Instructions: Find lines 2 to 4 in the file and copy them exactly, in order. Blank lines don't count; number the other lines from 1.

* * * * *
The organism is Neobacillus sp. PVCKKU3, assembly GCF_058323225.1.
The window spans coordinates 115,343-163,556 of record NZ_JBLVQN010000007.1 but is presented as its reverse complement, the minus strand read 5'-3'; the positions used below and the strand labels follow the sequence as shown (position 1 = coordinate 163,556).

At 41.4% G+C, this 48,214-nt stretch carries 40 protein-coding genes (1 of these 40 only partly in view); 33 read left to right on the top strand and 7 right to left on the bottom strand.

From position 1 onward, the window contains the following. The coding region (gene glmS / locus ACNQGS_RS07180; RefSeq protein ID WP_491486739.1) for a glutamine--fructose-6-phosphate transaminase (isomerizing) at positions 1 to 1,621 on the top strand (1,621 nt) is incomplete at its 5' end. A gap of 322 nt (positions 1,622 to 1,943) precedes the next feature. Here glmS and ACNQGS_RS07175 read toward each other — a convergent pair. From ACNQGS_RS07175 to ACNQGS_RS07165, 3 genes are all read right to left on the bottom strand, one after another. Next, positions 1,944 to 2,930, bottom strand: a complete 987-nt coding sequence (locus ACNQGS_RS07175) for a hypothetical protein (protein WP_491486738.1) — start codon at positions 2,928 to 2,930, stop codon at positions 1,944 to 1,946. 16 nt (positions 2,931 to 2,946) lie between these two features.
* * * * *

The window spans coordinates 115,343-163,556 of record NZ_JBLVQN010000007.1 but is presented as its reverse complement, the minus strand read 5'-3'; the positions used below and the strand labels follow the sequence as shown (position 1 = coordinate 163,556).

At 41.4% G+C, this 48,214-nt stretch carries 40 protein-coding genes (1 of these 40 only partly in view); 33 read left to right on the top strand and 7 right to left on the bottom strand.

From position 1 onward, the window contains the following. The coding region (gene glmS / locus ACNQGS_RS07180; RefSeq protein ID WP_491486739.1) for a glutamine--fructose-6-phosphate transaminase (isomerizing) at positions 1 to 1,621 on the top strand (1,621 nt) is incomplete at its 5' end. A gap of 322 nt (positions 1,622 to 1,943) precedes the next feature. Here glmS and ACNQGS_RS07175 read toward each other — a convergent pair. From ACNQGS_RS07175 to ACNQGS_RS07165, 3 genes are all read right to left on the bottom strand, one after another. Next, positions 1,944 to 2,930, bottom strand: a complete 987-nt coding sequence (locus ACNQGS_RS07175) for a hypothetical protein (protein WP_491486738.1) — start codon at positions 2,928 to 2,930, stop codon at positions 1,944 to 1,946. 16 nt (positions 2,931 to 2,946) lie between these two features.